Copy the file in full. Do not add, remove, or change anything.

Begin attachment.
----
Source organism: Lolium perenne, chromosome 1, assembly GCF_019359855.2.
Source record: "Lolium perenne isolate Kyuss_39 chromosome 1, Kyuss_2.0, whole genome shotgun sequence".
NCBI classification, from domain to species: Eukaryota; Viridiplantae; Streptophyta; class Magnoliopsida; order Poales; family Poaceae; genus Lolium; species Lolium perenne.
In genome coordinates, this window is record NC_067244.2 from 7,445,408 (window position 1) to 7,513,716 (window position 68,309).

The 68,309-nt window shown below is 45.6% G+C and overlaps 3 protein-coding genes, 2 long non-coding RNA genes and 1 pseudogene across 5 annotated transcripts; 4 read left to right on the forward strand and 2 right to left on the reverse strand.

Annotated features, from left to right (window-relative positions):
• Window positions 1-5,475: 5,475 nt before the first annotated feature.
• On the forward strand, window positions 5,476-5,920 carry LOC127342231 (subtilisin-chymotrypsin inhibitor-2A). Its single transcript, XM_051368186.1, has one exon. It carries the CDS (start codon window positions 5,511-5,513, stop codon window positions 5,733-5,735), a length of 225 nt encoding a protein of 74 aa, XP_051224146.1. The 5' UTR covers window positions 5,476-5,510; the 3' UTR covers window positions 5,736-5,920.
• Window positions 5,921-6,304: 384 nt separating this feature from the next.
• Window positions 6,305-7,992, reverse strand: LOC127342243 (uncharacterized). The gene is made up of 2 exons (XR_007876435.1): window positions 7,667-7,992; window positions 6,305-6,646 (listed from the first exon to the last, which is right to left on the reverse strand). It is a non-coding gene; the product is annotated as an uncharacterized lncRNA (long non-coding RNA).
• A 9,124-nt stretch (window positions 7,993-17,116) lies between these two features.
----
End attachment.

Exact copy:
Source organism: Lolium perenne, chromosome 1, assembly GCF_019359855.2.
Source record: "Lolium perenne isolate Kyuss_39 chromosome 1, Kyuss_2.0, whole genome shotgun sequence".
NCBI classification, from domain to species: Eukaryota; Viridiplantae; Streptophyta; class Magnoliopsida; order Poales; family Poaceae; genus Lolium; species Lolium perenne.
In genome coordinates, this window is record NC_067244.2 from 7,445,408 (window position 1) to 7,513,716 (window position 68,309).

The 68,309-nt window shown below is 45.6% G+C and overlaps 3 protein-coding genes, 2 long non-coding RNA genes and 1 pseudogene across 5 annotated transcripts; 4 read left to right on the forward strand and 2 right to left on the reverse strand.

Annotated features, from left to right (window-relative positions):
• Window positions 1-5,475: 5,475 nt before the first annotated feature.
• On the forward strand, window positions 5,476-5,920 carry LOC127342231 (subtilisin-chymotrypsin inhibitor-2A). Its single transcript, XM_051368186.1, has one exon. It carries the CDS (start codon window positions 5,511-5,513, stop codon window positions 5,733-5,735), a length of 225 nt encoding a protein of 74 aa, XP_051224146.1. The 5' UTR covers window positions 5,476-5,510; the 3' UTR covers window positions 5,736-5,920.
• Window positions 5,921-6,304: 384 nt separating this feature from the next.
• Window positions 6,305-7,992, reverse strand: LOC127342243 (uncharacterized). The gene is made up of 2 exons (XR_007876435.1): window positions 7,667-7,992; window positions 6,305-6,646 (listed from the first exon to the last, which is right to left on the reverse strand). It is a non-coding gene; the product is annotated as an uncharacterized lncRNA (long non-coding RNA).
• A 9,124-nt stretch (window positions 7,993-17,116) lies between these two features.